Slow and steady
“We’re working to help our growers move towards organic, which is the future,” says David, “and while some are ready to make that move right now, others are not. Margins are tight. They’re worried about making enough money to stay afloat – it takes time to make the transition to organic and initially, production levels dip. It’s a time of transition for several families who are looking for solutions as the change of generations occurs.” The cooperative sees education and encouragement to find healthier approaches to growing grapes and making wine as a key task. “But it will take time,” he notes.
Meanwhile, talking with staff in the cooperative’s shop, I hear great enthusiasm for some of the award-winning organic wines, and I can see why. The sharply acidic whites that are a tradition in the region, perfect served with fish, are well made. “Laudun Côtes du Rhône Terra Vitae” white and red are both very good, both organic, with the red Laudun Côtes du Rhône Villages version even better (70% Grenache Noir, 30% Syrah). One of my favourites was the non-organic “Camp Romain” of mainly Grenache Blanc and Clairette Blanche, with some Viognier/Roussanne. Mineral, with a nose of grapefruit and acacia flowers, a long finish.
Independent, with organic as part of a larger view
I had time to visit just two other wineries in the region, both independent, both embracing the Terra Vitis approach to sustainability. A fairly recent expansion of the original Terra Vitis mandate to provide traceability, transparency and quality means the label now takes into account the overall health of vineyard and cellar staff and consumers, plus the health of the soil and plants in vineyards as well as the areas surrounding these nearby bodies of water.
Claire Clavel is the winemaker at Domaine Clavel in St Gervais, one of the 16 Villages. Her father Denis still helps out, notably in the 80 hectares of vineyard, where the family grows eight grape varieties that go into half a million bottles of wine. The day I visited it was Claire’s enormous energy that was in evidence, with her sister pausing long enough from administrative duties to say hello.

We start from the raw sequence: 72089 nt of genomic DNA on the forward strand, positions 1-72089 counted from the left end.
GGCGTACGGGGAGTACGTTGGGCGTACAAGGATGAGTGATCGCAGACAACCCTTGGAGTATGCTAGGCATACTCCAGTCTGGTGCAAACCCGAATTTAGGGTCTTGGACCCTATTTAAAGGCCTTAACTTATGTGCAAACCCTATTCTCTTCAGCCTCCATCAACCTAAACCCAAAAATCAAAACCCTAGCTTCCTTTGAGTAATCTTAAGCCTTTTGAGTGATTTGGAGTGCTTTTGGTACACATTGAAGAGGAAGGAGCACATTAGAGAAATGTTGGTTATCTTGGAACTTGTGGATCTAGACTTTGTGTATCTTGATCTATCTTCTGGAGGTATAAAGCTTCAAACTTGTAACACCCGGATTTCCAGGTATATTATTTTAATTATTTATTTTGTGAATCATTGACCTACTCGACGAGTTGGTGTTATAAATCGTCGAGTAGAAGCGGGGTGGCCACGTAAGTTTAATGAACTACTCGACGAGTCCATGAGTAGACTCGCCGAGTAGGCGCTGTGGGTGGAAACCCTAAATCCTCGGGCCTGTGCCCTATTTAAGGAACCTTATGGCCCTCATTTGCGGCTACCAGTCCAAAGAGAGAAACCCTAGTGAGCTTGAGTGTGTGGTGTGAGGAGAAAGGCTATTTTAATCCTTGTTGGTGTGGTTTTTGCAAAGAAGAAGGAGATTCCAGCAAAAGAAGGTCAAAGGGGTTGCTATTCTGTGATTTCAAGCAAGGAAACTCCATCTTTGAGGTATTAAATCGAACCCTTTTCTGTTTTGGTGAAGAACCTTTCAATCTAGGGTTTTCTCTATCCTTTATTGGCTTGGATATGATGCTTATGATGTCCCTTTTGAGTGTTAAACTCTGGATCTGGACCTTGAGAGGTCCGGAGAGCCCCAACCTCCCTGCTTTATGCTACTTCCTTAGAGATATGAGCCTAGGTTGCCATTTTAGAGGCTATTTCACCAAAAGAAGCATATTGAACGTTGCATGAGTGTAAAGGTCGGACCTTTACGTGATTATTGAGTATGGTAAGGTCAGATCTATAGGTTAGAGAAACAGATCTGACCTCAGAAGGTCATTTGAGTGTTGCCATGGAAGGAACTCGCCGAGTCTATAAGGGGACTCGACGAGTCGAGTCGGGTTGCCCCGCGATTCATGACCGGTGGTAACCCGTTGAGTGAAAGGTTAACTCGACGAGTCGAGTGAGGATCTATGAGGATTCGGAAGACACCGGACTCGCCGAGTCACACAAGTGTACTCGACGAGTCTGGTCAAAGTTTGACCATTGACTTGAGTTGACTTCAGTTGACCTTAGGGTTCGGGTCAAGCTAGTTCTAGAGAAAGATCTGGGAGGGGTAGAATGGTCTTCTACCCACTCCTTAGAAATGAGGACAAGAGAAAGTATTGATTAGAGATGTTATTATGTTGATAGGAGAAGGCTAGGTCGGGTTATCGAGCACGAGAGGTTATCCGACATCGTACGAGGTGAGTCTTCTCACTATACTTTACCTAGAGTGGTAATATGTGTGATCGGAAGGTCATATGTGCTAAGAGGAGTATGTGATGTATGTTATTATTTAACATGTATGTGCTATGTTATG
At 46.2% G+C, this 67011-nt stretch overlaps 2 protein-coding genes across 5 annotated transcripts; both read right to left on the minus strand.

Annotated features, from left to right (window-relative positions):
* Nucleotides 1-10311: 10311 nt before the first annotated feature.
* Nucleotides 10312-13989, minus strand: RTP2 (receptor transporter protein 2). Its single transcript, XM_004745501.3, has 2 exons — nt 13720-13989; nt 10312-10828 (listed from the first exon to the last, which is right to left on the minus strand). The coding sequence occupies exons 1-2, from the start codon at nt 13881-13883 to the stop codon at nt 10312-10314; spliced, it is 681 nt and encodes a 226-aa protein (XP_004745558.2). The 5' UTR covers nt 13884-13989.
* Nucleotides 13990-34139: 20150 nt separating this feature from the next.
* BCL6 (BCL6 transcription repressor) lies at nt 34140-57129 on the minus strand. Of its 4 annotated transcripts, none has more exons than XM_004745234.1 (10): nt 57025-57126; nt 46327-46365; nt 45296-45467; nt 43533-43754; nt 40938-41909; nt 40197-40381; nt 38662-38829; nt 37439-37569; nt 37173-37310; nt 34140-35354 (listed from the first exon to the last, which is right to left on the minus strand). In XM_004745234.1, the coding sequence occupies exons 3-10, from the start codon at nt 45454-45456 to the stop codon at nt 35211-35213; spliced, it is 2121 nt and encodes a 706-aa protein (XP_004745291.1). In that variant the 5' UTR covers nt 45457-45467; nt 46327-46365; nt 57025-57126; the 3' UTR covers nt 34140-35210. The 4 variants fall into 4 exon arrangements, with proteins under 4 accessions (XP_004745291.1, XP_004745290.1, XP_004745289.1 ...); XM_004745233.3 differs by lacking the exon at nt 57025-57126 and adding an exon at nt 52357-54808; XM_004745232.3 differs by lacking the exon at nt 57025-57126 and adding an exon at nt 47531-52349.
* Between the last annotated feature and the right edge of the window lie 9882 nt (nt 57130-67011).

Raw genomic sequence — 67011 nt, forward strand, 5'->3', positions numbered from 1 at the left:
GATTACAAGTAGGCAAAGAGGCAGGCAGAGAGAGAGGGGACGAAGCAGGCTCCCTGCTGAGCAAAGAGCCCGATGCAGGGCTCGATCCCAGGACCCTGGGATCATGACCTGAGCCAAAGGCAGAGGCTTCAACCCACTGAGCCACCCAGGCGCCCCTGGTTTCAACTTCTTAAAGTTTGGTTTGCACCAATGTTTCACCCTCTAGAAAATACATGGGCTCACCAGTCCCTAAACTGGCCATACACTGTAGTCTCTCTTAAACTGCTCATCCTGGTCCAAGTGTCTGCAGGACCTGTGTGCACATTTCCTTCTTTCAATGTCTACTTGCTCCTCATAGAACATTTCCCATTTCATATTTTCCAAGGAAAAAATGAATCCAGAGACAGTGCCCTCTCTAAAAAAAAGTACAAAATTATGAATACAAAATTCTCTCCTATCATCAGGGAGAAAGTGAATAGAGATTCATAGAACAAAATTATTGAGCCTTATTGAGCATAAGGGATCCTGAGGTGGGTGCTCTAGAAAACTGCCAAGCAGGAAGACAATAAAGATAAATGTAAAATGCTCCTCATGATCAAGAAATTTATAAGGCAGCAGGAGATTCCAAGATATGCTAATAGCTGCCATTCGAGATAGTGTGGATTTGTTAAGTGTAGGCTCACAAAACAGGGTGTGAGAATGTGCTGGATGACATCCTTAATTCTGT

Claire’s enthusiasm for biodynamic winemaking gives its name to the winery’s two top of the line gastronomy wines, Claire de Lune, a white and a red. The red, of 50% Grenache, 30% Syrah, 10% Carignan and 10% Cinsault, was my favourite of the eight wines here – its elegant and long licorice finish is quite special and makes it an unusual and good match for spicy meats. I also very much liked the pale salmon-pink rosé, with notes of peaches and white flowers.
Surprise! A French Arvine!
I’ll be honest, my real reason for visiting Domaine Reynaud in charming St Siffret is that Luc Reynaud grows Arvine, the grape so dear to Switzerland’s Valais growers, who are rather proprietary about it. I’ve never seen an Arvine outside Switzerland.
It wasn’t my favourite here, but Luc points out that the vines are young and it takes a lot of work and testing to find the right path to making a good wine from a new grape. Arvine, with its good acidity and slightly salty finish, makes sense here, probably as one of the minor grapes in white blends.
Reynaud’s more traditional Duché d’Uzès wines, especially the “Pomyron”, were worth the trip, though.
For years Luc delivered his grapes to a local cooperative, but he dreamed of building his own winery, and in 2000 he produced his first vintage. I found the lineup a bit uneven, with “Cuvée Rubis” 2014, for example, a bit rough around the edges, but the 2013 was more complex, with more fruit – and I reminded myself that these are indeed terroir wines, making the best of the weather of each vintage.
My clear favourite was the IGP Pont du Gard 2013 “Templiers”, Grenache/Syrah/Merlot, a wine that is a good match for red meat and cheese, staples of the cuisine in this gastronomically rich region.
Luc’s willingness to try new methods and new grapes – he was one of the first Terra Vitis growers in the region – is the kind of example that bodes well for the future of sustainable wine production in Gard. The question of certified organic or not has begun to fade for me, given the serious approach to healthier environments (and people) shown by wineries like Clavel and Reynaud, which happily also make good wine.
My sampling was too small to decide whether or not French wineries claiming to be organic are straight with us, but I liked much of what I saw and the wines I tasted were honest wines made with care. I bought a few more than planned.
By the end of my trip I was beginning to worry that my Fiat 500 was too small.
There was just time for one last essential stop: when in the south of France, you must be sure to take time to eat well. In this instance, it was the little Table de Marine in St Michel d’Euzét, bustling at noon, where I left it up to the chef to decide what I should eat, and what wine would fit the food, a wise decision.
This article was revised and minor corrections made 22 February.